JAMES: While Panarin isn’t interested in an extension and Bobrovsky’s situation is cloudy, Kekalainen received serious peace of mind by receiving an extension of his own. With that in mind, he – or in this exercise, I – can feel far more comfortable if it becomes clear that the best option is the nuclear one: trading both.
Honestly, it doesn’t seem like Panarin’s allowed Columbus much latitude here, so the question essentially becomes closer to “When?” than “If?” Here’s where Kekalainen and I might differ, though: if the best trade package revolves around “futures” rather than “currents,” then so be it. This franchise is restless about winning a playoff series, but with Seth Jones at 23 and Zach Werenski at 21, it’s not as if the situation is now or never.
Resolving Panarin-Bob in the best way possible may just come down to timing.
The Bob situation is a tougher call because an extension might not be best for the team, rather than the goalie. Bobrovsky is already 30. It’s fascinating that Bob might want the same deal as Carey Price, as Price’s $10.5M per year looks especially scary considering that the deal just began while he’s … 31. Yes, the same age that Bob would be.
If $10.5M was the rare, would Bobrovsky at least dial his term demands to a less-imposing range of say, 5 seasons? If I’m Kekalainen, those are the answers I would need. If the answers aren’t positive, then trading both might really be the best – if most painful – thing to do.
The thing is, people will wonder how you could move a $7.425M goalie, yet things get easier during the trade deadline. Also, teams that want to win get more desperate. What if the Flames are on fire (sorry) but Mike Smith goes on IR? What if things are coming together for the Stars, but Ben Bishop is on the shelf or in a deep slump? Contenders could conceivably offer a huge price to rent Bob.
ADAM: You have to let the season play out. Yes, the possibility of losing one or both of them for nothing as free agent sucks. But you’re a playoff team, you’re probably going to be a playoff team with them. As long as you have a realistic chance to do that you have to take a run at it and see where you can go. If the team falls out of the playoff picture by the deadline, or is on the bubble, and you are sure you can’t get them signed, then by all means make them available and see what you can get. But until it reaches that point you make a run with this group.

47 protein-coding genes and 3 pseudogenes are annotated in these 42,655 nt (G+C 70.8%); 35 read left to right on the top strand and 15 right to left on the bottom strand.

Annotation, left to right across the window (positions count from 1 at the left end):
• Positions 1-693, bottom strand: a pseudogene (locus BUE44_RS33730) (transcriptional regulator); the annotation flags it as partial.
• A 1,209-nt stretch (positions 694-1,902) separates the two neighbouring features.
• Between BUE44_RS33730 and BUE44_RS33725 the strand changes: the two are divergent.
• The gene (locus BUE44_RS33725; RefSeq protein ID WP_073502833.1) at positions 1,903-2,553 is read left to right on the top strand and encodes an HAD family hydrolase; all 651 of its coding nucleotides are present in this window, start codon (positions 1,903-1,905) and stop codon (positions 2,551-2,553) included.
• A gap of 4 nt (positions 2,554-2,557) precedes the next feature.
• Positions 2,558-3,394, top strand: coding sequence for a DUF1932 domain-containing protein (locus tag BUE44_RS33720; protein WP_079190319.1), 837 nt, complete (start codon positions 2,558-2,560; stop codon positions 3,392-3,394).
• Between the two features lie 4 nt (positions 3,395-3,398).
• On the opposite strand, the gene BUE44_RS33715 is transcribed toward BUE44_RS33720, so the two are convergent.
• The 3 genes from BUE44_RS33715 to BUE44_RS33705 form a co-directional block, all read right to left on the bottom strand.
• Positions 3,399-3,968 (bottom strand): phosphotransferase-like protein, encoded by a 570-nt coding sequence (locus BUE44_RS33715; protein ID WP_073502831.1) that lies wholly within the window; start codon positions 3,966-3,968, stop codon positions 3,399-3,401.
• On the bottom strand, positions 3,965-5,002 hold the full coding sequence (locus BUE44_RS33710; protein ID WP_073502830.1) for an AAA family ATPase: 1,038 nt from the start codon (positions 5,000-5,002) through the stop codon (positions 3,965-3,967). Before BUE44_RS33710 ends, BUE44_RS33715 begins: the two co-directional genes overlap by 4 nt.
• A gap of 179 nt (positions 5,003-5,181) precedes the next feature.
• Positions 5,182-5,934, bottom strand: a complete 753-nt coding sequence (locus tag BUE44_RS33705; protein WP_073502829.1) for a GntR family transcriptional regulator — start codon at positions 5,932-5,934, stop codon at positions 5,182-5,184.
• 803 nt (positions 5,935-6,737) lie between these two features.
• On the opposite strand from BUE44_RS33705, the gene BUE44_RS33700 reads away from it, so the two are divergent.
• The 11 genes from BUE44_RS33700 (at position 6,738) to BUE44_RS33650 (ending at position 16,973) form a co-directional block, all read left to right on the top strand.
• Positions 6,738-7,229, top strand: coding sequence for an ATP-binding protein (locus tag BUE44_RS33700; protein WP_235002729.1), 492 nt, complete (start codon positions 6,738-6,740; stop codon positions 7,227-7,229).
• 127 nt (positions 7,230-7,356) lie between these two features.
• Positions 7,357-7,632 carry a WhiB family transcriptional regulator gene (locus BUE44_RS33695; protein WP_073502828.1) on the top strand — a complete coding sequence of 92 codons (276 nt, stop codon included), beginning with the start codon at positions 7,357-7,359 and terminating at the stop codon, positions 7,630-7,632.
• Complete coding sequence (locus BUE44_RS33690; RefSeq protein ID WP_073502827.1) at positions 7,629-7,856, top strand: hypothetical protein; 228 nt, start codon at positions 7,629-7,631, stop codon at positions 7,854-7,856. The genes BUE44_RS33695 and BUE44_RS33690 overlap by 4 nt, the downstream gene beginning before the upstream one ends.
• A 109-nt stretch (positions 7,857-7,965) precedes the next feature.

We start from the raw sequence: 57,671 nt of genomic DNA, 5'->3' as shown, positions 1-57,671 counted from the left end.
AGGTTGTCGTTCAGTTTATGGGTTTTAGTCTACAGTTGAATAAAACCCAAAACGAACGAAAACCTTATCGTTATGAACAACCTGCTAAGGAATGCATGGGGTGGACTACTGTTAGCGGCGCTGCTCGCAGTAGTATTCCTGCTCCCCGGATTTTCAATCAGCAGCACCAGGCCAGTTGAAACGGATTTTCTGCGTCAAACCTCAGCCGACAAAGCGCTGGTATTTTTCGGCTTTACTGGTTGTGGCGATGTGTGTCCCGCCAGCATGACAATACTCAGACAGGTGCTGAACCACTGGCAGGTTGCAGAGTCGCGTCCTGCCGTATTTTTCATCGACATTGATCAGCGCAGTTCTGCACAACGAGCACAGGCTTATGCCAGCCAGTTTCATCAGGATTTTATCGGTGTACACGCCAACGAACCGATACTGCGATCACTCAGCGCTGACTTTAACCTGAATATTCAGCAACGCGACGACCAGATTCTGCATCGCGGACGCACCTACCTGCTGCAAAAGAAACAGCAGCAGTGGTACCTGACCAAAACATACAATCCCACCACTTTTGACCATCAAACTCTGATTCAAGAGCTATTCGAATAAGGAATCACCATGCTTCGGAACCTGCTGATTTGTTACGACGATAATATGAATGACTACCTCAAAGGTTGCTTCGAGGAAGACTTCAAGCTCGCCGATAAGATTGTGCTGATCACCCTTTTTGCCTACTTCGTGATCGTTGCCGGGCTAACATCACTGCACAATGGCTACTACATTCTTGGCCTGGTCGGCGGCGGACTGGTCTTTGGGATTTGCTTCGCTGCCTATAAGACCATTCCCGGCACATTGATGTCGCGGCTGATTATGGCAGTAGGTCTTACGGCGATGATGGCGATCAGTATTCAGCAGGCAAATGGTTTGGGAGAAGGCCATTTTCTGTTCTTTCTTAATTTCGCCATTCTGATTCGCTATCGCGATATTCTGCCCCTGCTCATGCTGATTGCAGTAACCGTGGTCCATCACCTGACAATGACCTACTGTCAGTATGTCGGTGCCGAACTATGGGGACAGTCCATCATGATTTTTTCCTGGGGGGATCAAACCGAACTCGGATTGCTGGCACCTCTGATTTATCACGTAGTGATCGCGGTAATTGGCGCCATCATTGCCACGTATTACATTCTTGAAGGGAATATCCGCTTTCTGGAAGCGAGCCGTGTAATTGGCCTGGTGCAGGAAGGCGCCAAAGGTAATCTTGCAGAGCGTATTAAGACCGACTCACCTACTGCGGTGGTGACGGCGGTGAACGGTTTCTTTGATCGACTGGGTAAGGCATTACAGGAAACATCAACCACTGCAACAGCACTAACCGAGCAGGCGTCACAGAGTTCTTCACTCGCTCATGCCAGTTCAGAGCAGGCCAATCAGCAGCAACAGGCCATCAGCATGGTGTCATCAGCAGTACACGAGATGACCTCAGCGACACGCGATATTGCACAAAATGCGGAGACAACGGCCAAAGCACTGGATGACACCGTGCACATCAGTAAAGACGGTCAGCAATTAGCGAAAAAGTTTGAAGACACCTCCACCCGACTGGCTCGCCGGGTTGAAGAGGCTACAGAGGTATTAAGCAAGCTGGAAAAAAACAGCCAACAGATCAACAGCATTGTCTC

JOEY: I think you have to do your best to convince both players that Columbus is where they need to be. That might be easier said than done, but you have to pull out all the stops for these two guys because they’re the two most important players in the organization. Panarin put up 82 points last season and he’s still going to be just 27 years old when free agency hits. That’s a talent worth trying to keep. As for Bobrovsky, he’s been one of the top goaltenders in the league for years now, but some teams aren’t willing to pay goalies top dollar. Still, Kekalainen has to do everything he can to make these players feel like they need to be Blue Jackets. This team still hasn’t won a playoff round, and they won’t be doing that anytime soon if they lose those two players.
If, for whatever reason, Panarin and Bobrovsky aren’t willing to commit to being Blue Jackets after they’re eligible to sign extensions on January 1st, Kekalainen has no choice but to move them both. Even if the Jackets are in a playoff spot, they can’t afford to lose those guys for nothing in the summer.
SCOTT: If you trade them now, say buh-bye to the playoffs. Panarin is the only point-per-game player the Blue Jackets have. Hell, he was the highest scoring player on the team by nearly 30 points and the highest scoring forward by almost 40. Panarin is the type of player you build around, so if money is the issue, PAY. THE. MAN.
Of course, it appears Panarin doesn’t want to be there, so whenever the best possible deal presents itself is when you need to pull that trigger. That’s the reality of the situation. You need — NEED — to get the best possible return given how talented he is and what you’re losing.